WASHINGTON, DC — The focus of the opioid crisis in the U.S. is on younger victims. But, according to senior advocate Dan Weber “the substance abuse epidemic is having a growing impact on older Americans, the fastest-growing segment of the population.”
The president of the Association of Mature American Citizens [AMAC] says that there is substantial research showing that addiction to alcohol and prescription and illicit among senior citizens has gone unnoticed for too long.
Weber called a report by the Inspector General at the Health and Human Services Department published in 2017 a wakeup call. The report revealed that “in 2016, one out of every three beneficiaries received a prescription opioid through Medicare Part D. Half a million of them received high amounts of opioids—an average daily MED of 120 mg for at least 3 months of the year. Even more concerning, almost 90,000 beneficiaries are at serious risk of misuse or overdose. These include beneficiaries who received extreme amounts of opioids—more than two and a half times the level that CDC recommends avoiding— for the entire year. They also include beneficiaries who appeared to be doctor shopping (i.e., received high amounts of opioids and had multiple prescribers and pharmacies).”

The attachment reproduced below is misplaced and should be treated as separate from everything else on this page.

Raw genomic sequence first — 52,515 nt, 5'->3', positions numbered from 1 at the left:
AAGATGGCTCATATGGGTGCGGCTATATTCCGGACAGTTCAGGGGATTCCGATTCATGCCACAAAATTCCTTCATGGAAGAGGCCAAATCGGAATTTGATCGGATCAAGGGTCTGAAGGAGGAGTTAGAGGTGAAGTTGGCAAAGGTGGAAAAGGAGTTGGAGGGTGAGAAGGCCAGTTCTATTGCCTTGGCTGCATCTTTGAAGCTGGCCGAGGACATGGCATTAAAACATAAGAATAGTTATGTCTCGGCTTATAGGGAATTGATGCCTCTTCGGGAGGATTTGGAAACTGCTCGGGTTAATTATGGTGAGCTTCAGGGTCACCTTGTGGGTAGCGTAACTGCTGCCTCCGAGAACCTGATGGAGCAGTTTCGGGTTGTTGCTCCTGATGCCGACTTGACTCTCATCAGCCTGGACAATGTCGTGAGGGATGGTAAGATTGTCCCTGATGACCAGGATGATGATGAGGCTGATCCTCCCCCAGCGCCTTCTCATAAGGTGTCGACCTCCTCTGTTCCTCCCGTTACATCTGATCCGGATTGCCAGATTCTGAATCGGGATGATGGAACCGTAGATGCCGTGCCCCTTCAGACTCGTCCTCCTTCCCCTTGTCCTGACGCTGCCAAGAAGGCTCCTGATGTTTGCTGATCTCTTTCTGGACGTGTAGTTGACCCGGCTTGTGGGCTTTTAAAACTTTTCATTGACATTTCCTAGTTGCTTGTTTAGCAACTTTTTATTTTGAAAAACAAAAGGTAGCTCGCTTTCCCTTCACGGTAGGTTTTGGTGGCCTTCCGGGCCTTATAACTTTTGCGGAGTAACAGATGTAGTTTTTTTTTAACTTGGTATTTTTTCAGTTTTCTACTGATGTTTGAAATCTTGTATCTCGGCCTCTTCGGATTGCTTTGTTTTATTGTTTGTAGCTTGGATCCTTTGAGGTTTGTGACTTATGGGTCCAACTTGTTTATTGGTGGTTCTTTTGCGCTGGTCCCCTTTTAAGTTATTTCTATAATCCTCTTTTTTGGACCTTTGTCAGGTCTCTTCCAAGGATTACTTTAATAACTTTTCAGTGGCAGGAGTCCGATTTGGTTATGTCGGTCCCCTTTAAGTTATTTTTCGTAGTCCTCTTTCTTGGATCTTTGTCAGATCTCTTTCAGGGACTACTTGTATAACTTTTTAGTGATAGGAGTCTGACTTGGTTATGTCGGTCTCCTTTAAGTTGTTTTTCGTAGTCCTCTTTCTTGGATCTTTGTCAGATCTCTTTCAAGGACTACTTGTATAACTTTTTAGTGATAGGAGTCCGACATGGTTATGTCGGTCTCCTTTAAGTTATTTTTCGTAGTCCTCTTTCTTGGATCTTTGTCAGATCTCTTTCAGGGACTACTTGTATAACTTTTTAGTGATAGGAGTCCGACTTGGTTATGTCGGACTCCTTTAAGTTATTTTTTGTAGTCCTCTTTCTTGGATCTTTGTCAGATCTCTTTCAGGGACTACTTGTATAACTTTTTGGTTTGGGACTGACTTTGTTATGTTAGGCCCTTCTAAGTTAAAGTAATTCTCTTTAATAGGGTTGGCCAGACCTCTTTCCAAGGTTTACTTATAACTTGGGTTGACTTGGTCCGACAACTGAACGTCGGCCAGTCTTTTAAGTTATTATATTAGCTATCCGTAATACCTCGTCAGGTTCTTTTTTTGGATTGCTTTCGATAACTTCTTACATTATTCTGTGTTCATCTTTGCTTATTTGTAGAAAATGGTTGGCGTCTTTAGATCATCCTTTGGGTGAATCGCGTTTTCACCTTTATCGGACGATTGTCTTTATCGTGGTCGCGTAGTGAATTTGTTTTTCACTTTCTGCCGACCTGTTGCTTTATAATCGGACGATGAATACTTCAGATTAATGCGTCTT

The AMAC chief called opioid abuse among elderly users “a crisis within a crisis” that needs immediate attention. “Physicians need to take the lead and begin offering counseling to older patients at risk of addiction. They also need to offer to prescribe opioid alternatives when treating patients suffering from chronic pain.”
Here’s the way it works. Chronic pain is widespread among the country’s 50-plus population and one of the easiest and most effective ways of treating pain can involve the use of opioids. The danger is in the fact that legitimately prescribed opioid pain killers can become addictive and, ultimately, can lead to transitioning to illicit drugs.
And, Weber points out, that the result is that seniors are not only the fastest-growing segment of the U.S. population, they are also one of the fastest-growing populations with diagnosed opioid use disorders.
Pharmacist Kathleen Cameron is also Senior Director of the National Council on Aging. In a recent article published on the PainAgainstPain site, she reported a survey of 200 organizations serving seniors, “found that 81% of those organizations agree their clients have little knowledge of safe and affordable alternatives to opioids. NCOA research also uncovered that while 70% of these organizations have had to increase their efforts to address the opioid epidemic, less than 28% routinely screen vulnerable aging clients for opioid abuse or dependency. NCOA believes resources need to be invested in educating our aging population and those who serve older adults, in order to reach those at-risk before they become dependent on opioids.”